What is unauthorized trading?
Two primary exceptions exist where a broker may place a trade for a customer without the broker getting approval from the customer for the specific transaction. First, when a customer’s account is designated as a “discretionary account”, the broker does not need to get the customer’s specific consent to make a trade. This is because any discretionary account requires the customer to sign a written agreement that pre-authorizes consent for the broker, in his discretion, to make trades in the customer’s account consistent with suitability rules. Second, if the customer has a margin account and the value of the margin account falls below the brokerage firm’s requirements, the customer has signed a written agreement that authorizes the brokerage firm to sell securities as needed to cover any margin balance.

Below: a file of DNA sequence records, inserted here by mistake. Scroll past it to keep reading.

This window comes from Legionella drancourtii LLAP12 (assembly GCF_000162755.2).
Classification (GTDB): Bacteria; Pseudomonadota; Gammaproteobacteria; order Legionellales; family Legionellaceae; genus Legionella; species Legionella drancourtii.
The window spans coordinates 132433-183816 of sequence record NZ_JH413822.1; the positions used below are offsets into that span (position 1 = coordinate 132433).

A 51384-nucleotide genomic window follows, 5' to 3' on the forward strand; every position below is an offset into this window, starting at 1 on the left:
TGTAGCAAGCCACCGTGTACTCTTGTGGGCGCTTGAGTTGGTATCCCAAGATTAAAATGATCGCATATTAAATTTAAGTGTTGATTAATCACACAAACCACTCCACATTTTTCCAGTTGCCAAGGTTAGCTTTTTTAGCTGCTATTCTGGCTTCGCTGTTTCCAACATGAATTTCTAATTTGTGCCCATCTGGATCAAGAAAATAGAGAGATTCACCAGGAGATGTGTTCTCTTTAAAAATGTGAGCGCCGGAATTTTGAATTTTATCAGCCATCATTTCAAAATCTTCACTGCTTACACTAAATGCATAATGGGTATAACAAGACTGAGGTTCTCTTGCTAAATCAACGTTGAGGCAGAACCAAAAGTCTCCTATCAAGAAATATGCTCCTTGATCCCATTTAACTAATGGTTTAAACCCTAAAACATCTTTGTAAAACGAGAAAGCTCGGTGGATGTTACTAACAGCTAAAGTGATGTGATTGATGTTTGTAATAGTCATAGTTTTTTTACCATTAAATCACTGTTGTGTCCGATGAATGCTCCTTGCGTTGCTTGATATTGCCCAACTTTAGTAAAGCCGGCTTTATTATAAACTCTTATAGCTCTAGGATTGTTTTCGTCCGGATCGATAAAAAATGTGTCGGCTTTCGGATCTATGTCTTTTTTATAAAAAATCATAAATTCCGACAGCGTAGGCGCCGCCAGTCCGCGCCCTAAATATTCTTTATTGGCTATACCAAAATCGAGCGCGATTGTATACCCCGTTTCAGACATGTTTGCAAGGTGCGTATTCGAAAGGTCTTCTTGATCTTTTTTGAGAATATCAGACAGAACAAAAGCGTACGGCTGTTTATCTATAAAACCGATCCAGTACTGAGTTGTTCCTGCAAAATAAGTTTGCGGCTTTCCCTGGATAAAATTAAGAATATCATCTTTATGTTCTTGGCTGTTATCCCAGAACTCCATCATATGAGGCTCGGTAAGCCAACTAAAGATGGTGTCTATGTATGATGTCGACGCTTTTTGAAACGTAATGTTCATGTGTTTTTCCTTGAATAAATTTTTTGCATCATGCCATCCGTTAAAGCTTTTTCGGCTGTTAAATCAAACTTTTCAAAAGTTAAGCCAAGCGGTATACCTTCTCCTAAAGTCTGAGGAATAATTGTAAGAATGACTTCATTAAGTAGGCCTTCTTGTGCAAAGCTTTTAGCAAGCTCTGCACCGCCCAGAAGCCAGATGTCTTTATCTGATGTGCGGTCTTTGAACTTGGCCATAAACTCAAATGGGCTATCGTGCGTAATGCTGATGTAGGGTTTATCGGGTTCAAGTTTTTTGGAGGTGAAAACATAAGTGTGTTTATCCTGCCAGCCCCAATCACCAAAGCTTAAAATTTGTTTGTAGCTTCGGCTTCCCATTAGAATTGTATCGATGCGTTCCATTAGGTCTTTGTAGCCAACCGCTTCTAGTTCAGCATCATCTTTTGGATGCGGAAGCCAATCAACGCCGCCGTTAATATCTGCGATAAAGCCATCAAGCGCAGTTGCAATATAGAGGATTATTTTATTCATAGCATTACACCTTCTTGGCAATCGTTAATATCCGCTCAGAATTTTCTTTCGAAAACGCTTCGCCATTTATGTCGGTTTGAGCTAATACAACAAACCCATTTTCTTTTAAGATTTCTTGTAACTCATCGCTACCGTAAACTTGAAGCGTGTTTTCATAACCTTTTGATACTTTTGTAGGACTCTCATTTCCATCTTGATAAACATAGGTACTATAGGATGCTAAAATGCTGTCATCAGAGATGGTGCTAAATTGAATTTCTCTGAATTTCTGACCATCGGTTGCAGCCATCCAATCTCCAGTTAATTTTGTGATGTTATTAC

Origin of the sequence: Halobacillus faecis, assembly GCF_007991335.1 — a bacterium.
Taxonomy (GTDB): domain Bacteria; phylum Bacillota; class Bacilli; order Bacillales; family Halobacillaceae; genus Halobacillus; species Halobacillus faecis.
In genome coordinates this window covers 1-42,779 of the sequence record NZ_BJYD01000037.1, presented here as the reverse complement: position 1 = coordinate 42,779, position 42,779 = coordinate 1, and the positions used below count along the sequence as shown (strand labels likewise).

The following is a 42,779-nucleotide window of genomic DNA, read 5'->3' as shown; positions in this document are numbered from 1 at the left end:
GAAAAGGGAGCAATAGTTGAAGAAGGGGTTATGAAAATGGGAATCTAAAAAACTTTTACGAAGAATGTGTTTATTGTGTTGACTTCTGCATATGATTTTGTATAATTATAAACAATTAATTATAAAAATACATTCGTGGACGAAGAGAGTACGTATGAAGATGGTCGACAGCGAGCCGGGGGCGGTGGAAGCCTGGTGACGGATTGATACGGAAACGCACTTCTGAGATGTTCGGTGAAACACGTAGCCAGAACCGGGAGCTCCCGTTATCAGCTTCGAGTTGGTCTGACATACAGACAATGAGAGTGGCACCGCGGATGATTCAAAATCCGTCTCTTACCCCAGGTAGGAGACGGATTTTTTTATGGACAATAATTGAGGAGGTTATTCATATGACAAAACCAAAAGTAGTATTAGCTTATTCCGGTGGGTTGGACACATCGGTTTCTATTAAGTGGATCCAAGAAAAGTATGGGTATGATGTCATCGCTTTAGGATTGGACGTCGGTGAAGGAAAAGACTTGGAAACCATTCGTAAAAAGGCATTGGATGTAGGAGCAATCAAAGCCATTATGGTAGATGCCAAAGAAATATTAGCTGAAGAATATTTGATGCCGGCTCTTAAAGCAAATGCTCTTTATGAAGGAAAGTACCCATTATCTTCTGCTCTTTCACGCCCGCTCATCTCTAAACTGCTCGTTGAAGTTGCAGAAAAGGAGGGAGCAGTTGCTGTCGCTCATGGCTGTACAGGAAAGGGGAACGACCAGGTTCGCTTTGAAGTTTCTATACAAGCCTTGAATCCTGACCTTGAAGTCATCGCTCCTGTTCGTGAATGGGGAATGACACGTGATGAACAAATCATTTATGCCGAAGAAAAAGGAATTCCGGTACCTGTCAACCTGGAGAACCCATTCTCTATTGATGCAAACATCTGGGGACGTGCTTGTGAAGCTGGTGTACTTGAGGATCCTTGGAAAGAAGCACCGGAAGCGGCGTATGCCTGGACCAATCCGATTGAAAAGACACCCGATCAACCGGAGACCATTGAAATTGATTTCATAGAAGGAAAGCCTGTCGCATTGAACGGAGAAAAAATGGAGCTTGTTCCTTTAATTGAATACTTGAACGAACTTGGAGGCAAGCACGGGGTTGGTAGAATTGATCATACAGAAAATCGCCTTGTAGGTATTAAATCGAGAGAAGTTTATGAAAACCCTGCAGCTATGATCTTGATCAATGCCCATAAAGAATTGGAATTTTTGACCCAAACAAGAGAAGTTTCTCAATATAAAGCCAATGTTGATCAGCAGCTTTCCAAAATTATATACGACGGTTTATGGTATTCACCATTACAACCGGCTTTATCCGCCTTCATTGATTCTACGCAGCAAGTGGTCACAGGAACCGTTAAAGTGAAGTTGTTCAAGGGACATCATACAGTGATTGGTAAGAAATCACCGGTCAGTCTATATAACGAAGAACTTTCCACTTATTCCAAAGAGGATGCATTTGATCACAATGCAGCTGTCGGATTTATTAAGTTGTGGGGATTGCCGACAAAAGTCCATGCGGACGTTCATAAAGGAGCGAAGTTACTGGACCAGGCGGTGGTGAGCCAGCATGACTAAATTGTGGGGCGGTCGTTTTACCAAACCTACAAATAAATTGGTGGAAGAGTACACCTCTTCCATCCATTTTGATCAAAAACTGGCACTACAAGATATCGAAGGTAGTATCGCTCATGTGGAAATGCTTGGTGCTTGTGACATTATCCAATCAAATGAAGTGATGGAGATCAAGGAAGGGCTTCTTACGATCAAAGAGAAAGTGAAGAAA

In non-discretionary accounts, FINRA rules require the broker to make a contemporaneous note of an order based upon the approval of the customer. The brokerage firm must then send the investor a confirmation within three days that confirms the details of the order. These details include the name of the security, whether the investor bought or sold the security, the date of the order, and the price at which the customer bought or sold.
Please Note: McCabe Rabin, P.A. provides these FAQ’s for informational purposes only, and you should not interpret this information as legal advice. If you want advice as to how the law might apply to the specific facts and circumstances of your case, please contact one of our attorneys.